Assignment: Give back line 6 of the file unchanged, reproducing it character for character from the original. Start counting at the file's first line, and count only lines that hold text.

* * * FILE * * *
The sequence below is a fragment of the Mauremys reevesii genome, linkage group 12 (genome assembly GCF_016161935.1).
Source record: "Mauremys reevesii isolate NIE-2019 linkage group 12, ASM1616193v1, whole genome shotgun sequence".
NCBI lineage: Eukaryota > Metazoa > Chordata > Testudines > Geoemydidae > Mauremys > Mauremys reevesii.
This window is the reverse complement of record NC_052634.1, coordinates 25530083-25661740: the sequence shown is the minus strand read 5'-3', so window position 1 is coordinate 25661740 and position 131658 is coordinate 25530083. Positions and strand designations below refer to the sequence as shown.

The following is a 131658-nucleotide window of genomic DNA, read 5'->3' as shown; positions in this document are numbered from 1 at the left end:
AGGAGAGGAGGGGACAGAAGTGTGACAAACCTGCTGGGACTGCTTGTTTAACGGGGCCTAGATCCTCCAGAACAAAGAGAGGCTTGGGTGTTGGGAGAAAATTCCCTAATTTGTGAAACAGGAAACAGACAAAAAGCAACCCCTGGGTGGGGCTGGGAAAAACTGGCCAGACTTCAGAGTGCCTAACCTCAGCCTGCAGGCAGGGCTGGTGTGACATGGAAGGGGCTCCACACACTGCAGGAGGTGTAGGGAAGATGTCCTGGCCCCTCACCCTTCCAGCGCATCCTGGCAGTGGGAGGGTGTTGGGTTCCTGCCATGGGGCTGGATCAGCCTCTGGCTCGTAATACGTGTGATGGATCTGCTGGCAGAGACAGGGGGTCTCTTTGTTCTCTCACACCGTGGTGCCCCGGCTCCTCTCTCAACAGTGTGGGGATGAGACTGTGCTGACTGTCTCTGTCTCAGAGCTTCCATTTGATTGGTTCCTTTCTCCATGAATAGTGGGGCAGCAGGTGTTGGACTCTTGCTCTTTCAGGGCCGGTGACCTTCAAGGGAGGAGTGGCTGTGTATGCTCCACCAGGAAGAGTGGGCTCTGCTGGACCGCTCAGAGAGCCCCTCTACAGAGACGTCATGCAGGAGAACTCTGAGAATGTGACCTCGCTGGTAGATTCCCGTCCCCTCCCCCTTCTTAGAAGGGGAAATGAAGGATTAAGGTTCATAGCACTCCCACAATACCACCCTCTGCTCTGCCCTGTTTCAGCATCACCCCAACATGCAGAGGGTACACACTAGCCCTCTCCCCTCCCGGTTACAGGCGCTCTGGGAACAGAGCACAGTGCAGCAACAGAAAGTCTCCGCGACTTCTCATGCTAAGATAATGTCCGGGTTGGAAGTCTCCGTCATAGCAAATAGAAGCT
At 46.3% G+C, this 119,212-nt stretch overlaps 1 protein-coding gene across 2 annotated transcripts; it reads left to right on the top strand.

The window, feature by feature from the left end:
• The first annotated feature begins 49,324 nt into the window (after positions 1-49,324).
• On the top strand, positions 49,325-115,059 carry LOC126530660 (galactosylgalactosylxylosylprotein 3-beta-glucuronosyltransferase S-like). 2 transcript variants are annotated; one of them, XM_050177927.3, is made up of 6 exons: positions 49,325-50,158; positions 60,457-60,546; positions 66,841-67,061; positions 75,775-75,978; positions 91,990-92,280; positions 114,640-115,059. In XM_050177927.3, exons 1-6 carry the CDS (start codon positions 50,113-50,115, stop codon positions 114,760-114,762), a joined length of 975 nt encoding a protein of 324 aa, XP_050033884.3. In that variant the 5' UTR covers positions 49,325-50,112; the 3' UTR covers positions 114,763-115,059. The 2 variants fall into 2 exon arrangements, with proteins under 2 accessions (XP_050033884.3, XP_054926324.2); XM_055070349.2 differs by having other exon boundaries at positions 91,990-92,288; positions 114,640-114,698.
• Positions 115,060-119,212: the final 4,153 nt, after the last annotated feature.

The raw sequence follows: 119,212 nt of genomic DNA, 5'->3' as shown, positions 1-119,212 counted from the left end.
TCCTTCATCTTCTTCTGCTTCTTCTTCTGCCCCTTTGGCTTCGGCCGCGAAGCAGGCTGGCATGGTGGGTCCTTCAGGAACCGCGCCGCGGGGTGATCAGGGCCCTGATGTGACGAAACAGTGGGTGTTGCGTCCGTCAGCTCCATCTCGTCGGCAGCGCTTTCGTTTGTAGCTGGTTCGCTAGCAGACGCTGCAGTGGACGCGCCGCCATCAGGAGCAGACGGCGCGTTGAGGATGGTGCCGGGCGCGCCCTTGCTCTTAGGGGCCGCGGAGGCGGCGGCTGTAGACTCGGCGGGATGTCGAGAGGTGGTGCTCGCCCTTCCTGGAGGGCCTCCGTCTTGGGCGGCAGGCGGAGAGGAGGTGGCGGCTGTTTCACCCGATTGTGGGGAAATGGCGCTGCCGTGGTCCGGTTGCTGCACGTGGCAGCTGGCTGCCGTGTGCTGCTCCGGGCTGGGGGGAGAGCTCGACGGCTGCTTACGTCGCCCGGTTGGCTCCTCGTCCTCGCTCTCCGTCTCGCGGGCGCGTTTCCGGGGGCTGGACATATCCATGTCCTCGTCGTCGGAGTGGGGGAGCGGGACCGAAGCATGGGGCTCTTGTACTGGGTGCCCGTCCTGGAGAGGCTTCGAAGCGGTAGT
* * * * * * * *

AGGAGAGGAGGGGACAGAAGTGTGACAAACCTGCTGGGACTGCTTGTTTAACGGGGCCTAGATCCTCCAGAACAAAGAGAGGCTTGGGTGTTGGGAGAAAATTCCCTAATTTGTGAAACAGGAAACAGACAAAAAGCAACCCCTGGGTGGGGCTGGGAAAAACTGGCCAGACTTCAGAGTGCCTAACCTCAGCCTGCAGGCAGGGCTGGTGTGACATGGAAGGGGCTCCACACACTGCAGGAGGTGTAGGGAAGATGTCCTGGCCCCTCACCCTTCCAGCGCATCCTGGCAGTGGGAGGGTGTTGGGTTCCTGCCATGGGGCTGGATCAGCCTCTGGCTCGTAATACGTGTGATGGATCTGCTGGCAGAGACAGGGGGTCTCTTTGTTCTCTCACACCGTGGTGCCCCGGCTCCTCTCTCAACAGTGTGGGGATGAGACTGTGCTGACTGTCTCTGTCTCAGAGCTTCCATTTGATTGGTTCCTTTCTCCATGAATAGTGGGGCAGCAGGTGTTGGACTCTTGCTCTTTCAGGGCCGGTGACCTTCAAGGGAGGAGTGGCTGTGTATGCTCCACCAGGAAGAGTGGGCTCTGCTGGACCGCTCAGAGAGCCCCTCTACAGAGACGTCATGCAGGAGAACTCTGAGAATGTGACCTCGCTGGTAGATTCCCGTCCCCTCCCCCTTCTTAGAAGGGGAAATGAAGGATTAAGGTTCATAGCACTCCCACAATACCACCCTCTGCTCTGCCCTGTTTCAGCATCACCCCAACATGCAGAGGGTACACACTAGCCCTCTCCCCTCCCGGTTACAGGCGCTCTGGGAACAGAGCACAGTGCAGCAACAGAAAGTCTCCGCGACTTCTCATGCTAAGATAATGTCCGGGTTGGAAGTCTCCGTCATAGCAAATAGAAGCT